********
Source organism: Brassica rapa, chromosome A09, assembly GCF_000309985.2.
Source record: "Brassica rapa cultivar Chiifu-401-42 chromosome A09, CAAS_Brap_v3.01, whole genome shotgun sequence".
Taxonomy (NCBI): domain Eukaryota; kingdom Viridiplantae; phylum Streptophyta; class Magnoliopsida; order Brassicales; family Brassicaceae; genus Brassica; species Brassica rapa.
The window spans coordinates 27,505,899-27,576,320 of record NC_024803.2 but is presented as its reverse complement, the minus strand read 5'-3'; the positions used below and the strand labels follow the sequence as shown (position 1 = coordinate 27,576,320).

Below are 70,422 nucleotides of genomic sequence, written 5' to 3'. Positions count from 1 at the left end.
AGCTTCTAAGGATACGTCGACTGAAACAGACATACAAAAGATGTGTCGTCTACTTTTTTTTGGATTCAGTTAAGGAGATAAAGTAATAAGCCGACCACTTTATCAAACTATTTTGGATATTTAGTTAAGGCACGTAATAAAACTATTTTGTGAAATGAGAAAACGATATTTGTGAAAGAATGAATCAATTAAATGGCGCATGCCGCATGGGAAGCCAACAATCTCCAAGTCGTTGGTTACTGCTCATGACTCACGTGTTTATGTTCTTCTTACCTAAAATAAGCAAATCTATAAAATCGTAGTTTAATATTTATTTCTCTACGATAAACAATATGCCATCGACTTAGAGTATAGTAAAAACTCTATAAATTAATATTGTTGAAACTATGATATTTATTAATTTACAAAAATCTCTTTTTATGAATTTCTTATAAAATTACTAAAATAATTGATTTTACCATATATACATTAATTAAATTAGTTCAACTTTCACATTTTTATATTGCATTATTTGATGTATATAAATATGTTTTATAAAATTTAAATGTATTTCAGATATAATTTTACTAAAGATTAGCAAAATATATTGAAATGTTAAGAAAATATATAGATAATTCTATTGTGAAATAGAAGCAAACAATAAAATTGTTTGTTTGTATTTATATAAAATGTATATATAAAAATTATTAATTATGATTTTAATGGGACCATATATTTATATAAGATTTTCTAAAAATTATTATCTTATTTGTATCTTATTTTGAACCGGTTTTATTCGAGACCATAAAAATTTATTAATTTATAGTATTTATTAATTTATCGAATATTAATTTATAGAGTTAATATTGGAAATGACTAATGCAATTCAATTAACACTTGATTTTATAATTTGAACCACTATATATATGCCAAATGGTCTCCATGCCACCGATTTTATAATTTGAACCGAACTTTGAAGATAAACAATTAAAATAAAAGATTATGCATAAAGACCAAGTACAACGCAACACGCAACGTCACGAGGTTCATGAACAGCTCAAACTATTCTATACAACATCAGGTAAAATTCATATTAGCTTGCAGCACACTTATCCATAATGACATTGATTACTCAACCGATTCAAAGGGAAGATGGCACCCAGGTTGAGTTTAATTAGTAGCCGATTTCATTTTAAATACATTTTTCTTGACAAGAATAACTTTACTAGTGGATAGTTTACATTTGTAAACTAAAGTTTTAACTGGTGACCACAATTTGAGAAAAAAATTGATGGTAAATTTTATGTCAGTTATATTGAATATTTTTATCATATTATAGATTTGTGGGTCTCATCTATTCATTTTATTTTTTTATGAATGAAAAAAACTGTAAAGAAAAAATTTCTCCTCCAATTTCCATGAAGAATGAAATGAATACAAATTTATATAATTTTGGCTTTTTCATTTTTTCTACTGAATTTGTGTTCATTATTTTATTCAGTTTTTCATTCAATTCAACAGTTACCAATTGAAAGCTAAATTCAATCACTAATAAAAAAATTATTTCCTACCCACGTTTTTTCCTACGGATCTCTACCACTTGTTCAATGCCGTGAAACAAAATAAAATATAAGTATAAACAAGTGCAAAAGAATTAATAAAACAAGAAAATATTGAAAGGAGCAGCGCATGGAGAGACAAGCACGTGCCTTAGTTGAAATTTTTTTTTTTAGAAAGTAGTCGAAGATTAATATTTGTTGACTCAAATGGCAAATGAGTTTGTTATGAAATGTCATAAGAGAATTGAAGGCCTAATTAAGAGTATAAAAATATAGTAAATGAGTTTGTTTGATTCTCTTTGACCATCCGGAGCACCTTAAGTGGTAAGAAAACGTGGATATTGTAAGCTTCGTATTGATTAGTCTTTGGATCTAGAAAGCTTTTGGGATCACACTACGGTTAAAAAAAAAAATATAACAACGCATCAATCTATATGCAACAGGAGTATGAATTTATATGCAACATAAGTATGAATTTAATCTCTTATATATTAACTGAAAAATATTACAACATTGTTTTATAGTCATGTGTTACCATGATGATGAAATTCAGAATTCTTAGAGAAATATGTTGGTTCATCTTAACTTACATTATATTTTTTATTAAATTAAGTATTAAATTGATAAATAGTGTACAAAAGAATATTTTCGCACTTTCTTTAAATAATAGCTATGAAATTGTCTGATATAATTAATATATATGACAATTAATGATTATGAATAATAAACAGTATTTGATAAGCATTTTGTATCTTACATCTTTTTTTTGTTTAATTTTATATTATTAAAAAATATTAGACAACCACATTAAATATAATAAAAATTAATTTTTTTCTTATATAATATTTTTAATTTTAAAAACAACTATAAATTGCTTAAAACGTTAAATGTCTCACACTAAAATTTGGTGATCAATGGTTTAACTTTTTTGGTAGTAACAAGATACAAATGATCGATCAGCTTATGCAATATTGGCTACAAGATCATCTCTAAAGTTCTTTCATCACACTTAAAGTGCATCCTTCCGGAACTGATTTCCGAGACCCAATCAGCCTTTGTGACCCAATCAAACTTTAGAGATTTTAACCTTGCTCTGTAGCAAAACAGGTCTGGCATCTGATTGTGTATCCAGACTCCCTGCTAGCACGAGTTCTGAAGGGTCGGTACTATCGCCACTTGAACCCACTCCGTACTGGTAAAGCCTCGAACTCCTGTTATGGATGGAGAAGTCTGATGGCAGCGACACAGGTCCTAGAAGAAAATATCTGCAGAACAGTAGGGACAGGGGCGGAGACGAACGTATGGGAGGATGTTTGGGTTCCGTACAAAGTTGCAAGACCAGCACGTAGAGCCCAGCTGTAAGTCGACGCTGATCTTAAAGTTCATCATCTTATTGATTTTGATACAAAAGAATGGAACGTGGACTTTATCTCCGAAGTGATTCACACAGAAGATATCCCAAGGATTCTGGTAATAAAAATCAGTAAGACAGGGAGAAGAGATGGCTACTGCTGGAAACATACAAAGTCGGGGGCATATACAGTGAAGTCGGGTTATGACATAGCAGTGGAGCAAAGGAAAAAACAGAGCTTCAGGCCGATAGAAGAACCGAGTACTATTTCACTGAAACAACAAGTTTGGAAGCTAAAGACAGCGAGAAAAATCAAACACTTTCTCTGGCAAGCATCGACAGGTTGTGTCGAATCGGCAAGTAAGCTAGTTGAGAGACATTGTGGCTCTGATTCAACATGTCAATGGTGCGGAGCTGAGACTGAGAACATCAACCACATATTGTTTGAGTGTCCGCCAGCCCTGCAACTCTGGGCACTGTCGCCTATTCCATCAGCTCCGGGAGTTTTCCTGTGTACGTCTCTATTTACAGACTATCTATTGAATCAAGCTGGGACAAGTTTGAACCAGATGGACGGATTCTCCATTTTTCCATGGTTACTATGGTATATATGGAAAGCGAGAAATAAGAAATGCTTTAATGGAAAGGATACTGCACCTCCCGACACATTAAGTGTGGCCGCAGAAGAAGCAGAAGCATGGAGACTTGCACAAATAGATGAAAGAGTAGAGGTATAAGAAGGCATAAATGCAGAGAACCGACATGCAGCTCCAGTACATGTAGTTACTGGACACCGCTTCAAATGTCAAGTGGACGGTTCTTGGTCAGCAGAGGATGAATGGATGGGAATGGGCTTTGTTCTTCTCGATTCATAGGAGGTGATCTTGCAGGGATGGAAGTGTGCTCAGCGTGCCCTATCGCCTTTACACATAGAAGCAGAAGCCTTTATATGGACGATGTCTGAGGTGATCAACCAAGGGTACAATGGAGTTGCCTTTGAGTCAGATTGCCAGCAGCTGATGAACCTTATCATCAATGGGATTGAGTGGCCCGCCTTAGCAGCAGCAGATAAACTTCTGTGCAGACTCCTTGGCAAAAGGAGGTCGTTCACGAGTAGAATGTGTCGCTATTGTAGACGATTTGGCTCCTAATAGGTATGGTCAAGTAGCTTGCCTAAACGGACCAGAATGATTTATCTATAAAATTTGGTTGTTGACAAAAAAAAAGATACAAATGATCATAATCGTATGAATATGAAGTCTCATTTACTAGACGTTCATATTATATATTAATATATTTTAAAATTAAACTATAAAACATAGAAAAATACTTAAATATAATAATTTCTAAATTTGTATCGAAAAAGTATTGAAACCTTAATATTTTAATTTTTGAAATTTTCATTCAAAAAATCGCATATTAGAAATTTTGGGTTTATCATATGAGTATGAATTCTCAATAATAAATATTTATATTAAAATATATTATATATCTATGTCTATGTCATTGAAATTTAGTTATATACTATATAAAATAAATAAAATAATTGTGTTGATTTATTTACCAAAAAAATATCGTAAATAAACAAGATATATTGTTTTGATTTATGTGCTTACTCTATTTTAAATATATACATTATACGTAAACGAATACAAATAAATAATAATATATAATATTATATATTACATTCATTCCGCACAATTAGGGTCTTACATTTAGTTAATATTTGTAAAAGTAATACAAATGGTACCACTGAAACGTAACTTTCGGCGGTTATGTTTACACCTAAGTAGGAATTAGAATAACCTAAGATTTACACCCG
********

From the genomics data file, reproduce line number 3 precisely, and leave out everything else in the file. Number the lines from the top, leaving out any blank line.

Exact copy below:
Taxonomy (NCBI): domain Eukaryota; kingdom Viridiplantae; phylum Streptophyta; class Magnoliopsida; order Brassicales; family Brassicaceae; genus Brassica; species Brassica rapa.